iOS Upgrade Slides In, Jailbreakers Bust Out
Apple has released version 4.1 of its iOS operating system for iPhones and iPod touches. New features include built-in HDR photography options, a social gaming platform and the ability to download rented TV shows from iTunes. Jailbreakers promptly sniffed out a way to hack the OS, though they warn the solution isn't quite ready for prime time just yet.
09/09/10 8:43 AM PT
As promised last week, Apple delivered the first major upgrade of its mobile operating system, version 4.1 of iOS, and true to form, hackers found a way to jailbreak the software less than 24 hours following its official release.
The major fun features of iOS 4.1 were revealed last week when Apple rolled out its latest line of iPods. Those features include:
- Ability to automatically create high dynamic range (HDR) photos. HDR is a technique for adding detail to images by melding multiple shots taken at different exposures.
- Addition of Apple's Game Center, which allows the owners of the iPhone 3GS and 4 and the second, third and fourth generation iPod touch to play multiplayer games on those devices. The feature was originally announced with the introduction of iOS 4.0, but Apple hasn't been able to deliver it to the iPhone until now.
- Access to FaceTime, Apple's video chat feature, to be accessed from the "favorites" tab.
- Access to Apple's social network for music lovers, Ping.
- Uploads of HD movies to Apple's MobileMe and YouTube.
- Rental of commercial-free TV shows from Apple's iTunes store for 99 US cents.
The upgrade, which is available free from the iTunes store, also addressed some defects in the previous release of the operating system. One of those corrections improves the iPhone's interaction with Bluetooth devices.
It has added support for the AVRCP Bluetooth profile. "Historically, Apple has not impressed me with its adoption of state-of-the-art Bluetooth, but this is a nice little addition," Mobile Devices Analyst Michael Morgan of ABI Research told MacNewsWorld. It allows an iOS 4.1 device to be controlled directly from a Bluetooth device.
The upgrade also fixes a problem with the proximity sensors in iOS devices. The sensors shut off the screen on an iPhone when it's placed close to a operator's face for talking or placed in a pocket when not in use. Some users had reported to Apple that the sensors were causing a range of problems from hanging up the phone in the middle of calls and inadvertent three-way calls to accidental launching of FaceTime calls and muting of calls.
Owners of the iPhone 3G should see a performance boost with this version of iOS. Release 4.0 was painfully slow on the 3G, according to some users. "iOS 4.0 was so slow on our 3G, we promptly downgraded after updating," Adam Dachis wrote at Lifehacker, where he conducted an informal speed test between 4.0 and 4.1.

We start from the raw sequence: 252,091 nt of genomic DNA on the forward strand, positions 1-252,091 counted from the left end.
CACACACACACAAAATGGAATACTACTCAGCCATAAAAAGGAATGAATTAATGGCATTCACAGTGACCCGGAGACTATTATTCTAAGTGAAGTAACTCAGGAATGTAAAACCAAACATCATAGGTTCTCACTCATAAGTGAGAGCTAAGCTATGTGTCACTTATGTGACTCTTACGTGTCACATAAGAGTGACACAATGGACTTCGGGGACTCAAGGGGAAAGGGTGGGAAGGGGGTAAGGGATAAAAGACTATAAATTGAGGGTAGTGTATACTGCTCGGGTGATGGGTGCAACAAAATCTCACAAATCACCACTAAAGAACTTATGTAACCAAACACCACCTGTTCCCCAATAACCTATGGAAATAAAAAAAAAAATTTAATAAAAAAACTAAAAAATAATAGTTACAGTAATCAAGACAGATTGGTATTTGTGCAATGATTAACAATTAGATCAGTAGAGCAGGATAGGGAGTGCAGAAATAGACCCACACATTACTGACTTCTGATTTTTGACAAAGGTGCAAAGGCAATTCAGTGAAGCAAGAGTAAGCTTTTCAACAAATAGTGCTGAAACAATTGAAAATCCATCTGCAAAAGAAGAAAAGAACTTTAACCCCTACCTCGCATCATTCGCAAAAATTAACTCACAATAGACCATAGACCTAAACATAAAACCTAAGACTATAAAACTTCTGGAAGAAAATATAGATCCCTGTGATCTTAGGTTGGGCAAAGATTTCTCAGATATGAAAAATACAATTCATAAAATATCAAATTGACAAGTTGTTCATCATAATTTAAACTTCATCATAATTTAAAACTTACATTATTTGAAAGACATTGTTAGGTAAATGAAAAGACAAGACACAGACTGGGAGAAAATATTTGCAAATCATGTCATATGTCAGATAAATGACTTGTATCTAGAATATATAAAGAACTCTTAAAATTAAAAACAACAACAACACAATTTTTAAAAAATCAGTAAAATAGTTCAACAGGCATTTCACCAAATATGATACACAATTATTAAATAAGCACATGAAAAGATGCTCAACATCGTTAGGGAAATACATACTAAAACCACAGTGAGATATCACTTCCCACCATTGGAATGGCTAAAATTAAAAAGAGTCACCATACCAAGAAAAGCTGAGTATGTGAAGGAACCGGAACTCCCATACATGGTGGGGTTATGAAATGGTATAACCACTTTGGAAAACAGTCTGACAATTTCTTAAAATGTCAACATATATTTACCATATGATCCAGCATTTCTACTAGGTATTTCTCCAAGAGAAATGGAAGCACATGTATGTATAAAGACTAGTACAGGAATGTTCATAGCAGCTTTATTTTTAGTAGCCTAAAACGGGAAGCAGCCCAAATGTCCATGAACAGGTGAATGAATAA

Glitches in the Nike+iPod sports kit were also addressed in 4.1. Nike+ running shoes have a pocket for a sensor that sends information about a run to an iOS device.
Flaws Closed, Jailbreak Opened
A number of security issues were also addressed in the upgrade. Most of them addressed flaws in WebKit, the browser engine used by Apple's Safari software, that could lead to execution of malicious code by the operating system. "That's a fairly serious attack, so it's good that they've patched up all these holes," Richard Wang, manager of Sophos Labs U.S., told MacNewsWorld.
Apple's security focus on WebKit is good idea, he noted. "Most attacks on pretty much any platform now are going to be delivered through websites in one way of another because that's how people interact with a lot of the world around them," he explained.
In addition to the WebKit fixes, Apple also fixed a flaw that could be exploited to redirect FaceTime calls without authorization and bugs in the handling of TIFF and GIF image files that could result in the unexpected termination of applications or the arbitrary execution of computer code.
When iOS 4.1 was announced, some hacker groups, including the master jailbreakers of the iPhone Dev-Team, recommended users not upgrade to the new system because it prevented jailbreaking iPhones. Jailbreaking allows software not approved by Apple to run on the phones.
Yet less than 24 hours after 4.1 was released, it was reported that a Dev-Team member, pod2g, had found a way to jailbreak the software. Moreover, the hack attacks such a low level of the operating system that the only way to block it may require significant hardware changes.
However, the Dev-Team acknowledged that its exploit needs some fine tuning. Until the kinks have been ironed out, it recommends that would-be jailbreakers forgo upgrading their iPhones.